out and about: stone barns center for food & agriculture

June 2, 2015

out and about: stone barns center for food and agriculture | reading my tea leaves James and I are working on putting our heads together for a little family vacation later this summer, but in the meantime, we’re determined to live up our weekends spent closer to home.

On Sunday morning we made our way up along the Hudson River to the tiny village of Pocantico Hills near Tarrytown to spend the day at Stone Barns Center for Food & Agriculture. I worked as public programs manager at the Center right after graduate school, and it was such a treat to go back to the farm smack dab in the middle of spring. The sheep were freshly sheared, the chickens were grazing in knee-high grasses, and the sweet peas were going positively bananas in the hoop houses in the terrace garden.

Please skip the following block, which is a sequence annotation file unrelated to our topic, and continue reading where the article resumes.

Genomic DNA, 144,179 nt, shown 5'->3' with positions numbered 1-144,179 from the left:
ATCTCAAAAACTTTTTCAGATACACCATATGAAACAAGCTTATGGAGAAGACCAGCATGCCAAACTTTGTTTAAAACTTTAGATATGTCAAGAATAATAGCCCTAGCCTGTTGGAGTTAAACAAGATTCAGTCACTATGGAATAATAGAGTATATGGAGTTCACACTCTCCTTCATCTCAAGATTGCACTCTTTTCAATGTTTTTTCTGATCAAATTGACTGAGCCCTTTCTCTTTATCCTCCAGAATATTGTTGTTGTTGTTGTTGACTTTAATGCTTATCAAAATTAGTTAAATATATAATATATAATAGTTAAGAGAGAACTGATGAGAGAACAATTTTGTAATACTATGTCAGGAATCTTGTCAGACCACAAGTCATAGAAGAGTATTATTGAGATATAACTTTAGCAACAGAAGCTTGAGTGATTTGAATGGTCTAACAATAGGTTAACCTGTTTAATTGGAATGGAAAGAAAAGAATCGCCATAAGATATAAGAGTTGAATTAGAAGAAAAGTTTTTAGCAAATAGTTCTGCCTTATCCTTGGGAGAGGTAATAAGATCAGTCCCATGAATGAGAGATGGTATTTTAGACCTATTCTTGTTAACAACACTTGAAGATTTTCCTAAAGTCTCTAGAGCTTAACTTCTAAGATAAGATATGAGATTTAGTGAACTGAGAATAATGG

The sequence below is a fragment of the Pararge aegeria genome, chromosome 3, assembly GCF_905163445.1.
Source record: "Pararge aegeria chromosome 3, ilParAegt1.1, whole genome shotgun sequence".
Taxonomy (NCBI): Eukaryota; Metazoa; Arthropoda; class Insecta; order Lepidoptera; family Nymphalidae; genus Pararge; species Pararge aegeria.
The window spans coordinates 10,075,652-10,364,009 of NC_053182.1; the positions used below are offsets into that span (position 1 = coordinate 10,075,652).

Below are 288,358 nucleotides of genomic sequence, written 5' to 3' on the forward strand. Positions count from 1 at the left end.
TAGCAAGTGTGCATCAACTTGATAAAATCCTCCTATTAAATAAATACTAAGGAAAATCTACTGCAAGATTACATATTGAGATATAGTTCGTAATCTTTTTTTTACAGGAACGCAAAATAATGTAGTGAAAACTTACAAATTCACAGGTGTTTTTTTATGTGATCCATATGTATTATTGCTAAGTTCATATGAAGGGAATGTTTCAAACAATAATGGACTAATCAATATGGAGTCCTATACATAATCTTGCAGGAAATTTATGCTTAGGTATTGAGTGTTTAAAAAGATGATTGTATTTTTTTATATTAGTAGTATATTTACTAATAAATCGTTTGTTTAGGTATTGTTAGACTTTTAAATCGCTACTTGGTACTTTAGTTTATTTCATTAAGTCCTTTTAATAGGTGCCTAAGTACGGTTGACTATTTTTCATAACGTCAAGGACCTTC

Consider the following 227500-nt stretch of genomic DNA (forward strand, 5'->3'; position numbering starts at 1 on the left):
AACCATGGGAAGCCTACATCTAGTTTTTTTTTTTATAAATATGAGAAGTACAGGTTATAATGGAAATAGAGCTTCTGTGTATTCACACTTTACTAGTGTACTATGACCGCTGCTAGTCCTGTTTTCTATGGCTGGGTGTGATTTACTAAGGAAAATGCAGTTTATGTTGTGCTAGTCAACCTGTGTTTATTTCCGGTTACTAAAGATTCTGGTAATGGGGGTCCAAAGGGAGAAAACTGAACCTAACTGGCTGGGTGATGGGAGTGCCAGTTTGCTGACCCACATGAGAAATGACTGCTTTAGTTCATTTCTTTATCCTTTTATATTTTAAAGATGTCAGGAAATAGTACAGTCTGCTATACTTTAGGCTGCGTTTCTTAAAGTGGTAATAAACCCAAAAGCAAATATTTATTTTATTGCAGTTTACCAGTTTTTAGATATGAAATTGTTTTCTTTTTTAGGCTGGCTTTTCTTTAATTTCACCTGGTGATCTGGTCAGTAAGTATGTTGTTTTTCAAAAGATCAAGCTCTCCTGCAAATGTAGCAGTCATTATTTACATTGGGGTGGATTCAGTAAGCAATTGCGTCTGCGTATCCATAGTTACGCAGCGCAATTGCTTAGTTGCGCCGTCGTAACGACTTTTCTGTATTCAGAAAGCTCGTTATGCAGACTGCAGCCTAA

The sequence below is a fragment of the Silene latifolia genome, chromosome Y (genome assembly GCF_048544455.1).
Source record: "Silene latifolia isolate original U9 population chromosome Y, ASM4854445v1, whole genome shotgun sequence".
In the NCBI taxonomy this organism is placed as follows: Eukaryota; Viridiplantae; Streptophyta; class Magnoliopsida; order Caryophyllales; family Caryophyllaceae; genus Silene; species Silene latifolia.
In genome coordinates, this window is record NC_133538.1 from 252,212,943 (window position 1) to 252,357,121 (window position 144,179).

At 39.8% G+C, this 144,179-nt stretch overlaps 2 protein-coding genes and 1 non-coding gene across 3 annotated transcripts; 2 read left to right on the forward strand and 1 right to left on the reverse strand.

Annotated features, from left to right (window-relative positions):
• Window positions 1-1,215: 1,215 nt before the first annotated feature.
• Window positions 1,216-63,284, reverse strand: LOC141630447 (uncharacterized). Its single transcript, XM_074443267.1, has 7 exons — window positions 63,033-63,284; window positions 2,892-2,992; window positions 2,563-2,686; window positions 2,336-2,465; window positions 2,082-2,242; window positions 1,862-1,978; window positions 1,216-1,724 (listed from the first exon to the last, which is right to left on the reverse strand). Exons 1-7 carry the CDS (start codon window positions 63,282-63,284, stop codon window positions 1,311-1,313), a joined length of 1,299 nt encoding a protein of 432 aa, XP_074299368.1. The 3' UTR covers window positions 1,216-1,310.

Stone Barns—a nonprofit with a mission to create a healthy and sustainable food system—operates a four-season farm that’s open to the public. They recently shifted their weekend visitor experience to ticketed entrance that includes drop-in programming throughout the day and the team at the farm invited us up to check out the changes and generally frolic about. Having missed our first (two!) train(s) (don’t even ask how we managed that), James and I were especially grateful for the shift in programming. We were able to drop-in to visit the hens and collect eggs on a more flexible morning schedule and afterward we could wander about and find staff members stationed throughout the farm to answer questions. In the afternoon we also had the chance to opt into more formal tours and other hands-on activities.